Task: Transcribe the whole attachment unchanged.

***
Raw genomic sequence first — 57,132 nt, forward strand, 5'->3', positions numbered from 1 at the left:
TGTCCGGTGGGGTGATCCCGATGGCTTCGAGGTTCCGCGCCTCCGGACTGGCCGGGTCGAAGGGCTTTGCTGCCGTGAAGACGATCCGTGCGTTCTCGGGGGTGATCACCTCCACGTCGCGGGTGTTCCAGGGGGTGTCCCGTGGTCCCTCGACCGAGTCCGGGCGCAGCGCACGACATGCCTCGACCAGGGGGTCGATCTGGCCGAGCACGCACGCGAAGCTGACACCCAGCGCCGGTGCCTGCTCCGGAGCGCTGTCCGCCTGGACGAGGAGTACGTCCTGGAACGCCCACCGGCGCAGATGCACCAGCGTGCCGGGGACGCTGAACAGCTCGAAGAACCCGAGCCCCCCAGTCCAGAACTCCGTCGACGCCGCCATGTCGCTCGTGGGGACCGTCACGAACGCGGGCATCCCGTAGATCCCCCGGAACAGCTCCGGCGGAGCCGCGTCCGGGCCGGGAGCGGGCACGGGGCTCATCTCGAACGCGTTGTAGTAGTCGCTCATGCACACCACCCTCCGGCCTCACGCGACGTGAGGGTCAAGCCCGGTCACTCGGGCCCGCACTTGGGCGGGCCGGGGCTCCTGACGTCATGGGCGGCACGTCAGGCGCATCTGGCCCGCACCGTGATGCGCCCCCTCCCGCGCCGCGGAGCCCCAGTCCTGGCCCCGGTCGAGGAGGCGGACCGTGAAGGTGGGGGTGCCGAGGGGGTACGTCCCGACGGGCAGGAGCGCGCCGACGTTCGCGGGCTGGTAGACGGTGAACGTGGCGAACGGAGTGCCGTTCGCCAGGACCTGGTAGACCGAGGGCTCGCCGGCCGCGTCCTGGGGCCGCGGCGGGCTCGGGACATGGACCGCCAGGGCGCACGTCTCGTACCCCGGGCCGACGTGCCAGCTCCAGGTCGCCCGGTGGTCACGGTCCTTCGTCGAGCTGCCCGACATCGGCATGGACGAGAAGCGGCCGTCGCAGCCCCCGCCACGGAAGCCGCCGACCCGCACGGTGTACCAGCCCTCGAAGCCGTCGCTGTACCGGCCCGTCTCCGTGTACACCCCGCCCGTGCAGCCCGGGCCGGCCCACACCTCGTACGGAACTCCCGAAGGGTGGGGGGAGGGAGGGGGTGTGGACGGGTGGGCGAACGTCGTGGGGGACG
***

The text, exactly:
Raw genomic sequence first — 57,132 nt, forward strand, 5'->3', positions numbered from 1 at the left:
TGTCCGGTGGGGTGATCCCGATGGCTTCGAGGTTCCGCGCCTCCGGACTGGCCGGGTCGAAGGGCTTTGCTGCCGTGAAGACGATCCGTGCGTTCTCGGGGGTGATCACCTCCACGTCGCGGGTGTTCCAGGGGGTGTCCCGTGGTCCCTCGACCGAGTCCGGGCGCAGCGCACGACATGCCTCGACCAGGGGGTCGATCTGGCCGAGCACGCACGCGAAGCTGACACCCAGCGCCGGTGCCTGCTCCGGAGCGCTGTCCGCCTGGACGAGGAGTACGTCCTGGAACGCCCACCGGCGCAGATGCACCAGCGTGCCGGGGACGCTGAACAGCTCGAAGAACCCGAGCCCCCCAGTCCAGAACTCCGTCGACGCCGCCATGTCGCTCGTGGGGACCGTCACGAACGCGGGCATCCCGTAGATCCCCCGGAACAGCTCCGGCGGAGCCGCGTCCGGGCCGGGAGCGGGCACGGGGCTCATCTCGAACGCGTTGTAGTAGTCGCTCATGCACACCACCCTCCGGCCTCACGCGACGTGAGGGTCAAGCCCGGTCACTCGGGCCCGCACTTGGGCGGGCCGGGGCTCCTGACGTCATGGGCGGCACGTCAGGCGCATCTGGCCCGCACCGTGATGCGCCCCCTCCCGCGCCGCGGAGCCCCAGTCCTGGCCCCGGTCGAGGAGGCGGACCGTGAAGGTGGGGGTGCCGAGGGGGTACGTCCCGACGGGCAGGAGCGCGCCGACGTTCGCGGGCTGGTAGACGGTGAACGTGGCGAACGGAGTGCCGTTCGCCAGGACCTGGTAGACCGAGGGCTCGCCGGCCGCGTCCTGGGGCCGCGGCGGGCTCGGGACATGGACCGCCAGGGCGCACGTCTCGTACCCCGGGCCGACGTGCCAGCTCCAGGTCGCCCGGTGGTCACGGTCCTTCGTCGAGCTGCCCGACATCGGCATGGACGAGAAGCGGCCGTCGCAGCCCCCGCCACGGAAGCCGCCGACCCGCACGGTGTACCAGCCCTCGAAGCCGTCGCTGTACCGGCCCGTCTCCGTGTACACCCCGCCCGTGCAGCCCGGGCCGGCCCACACCTCGTACGGAACTCCCGAAGGGTGGGGGGAGGGAGGGGGTGTGGACGGGTGGGCGAACGTCGTGGGGGACG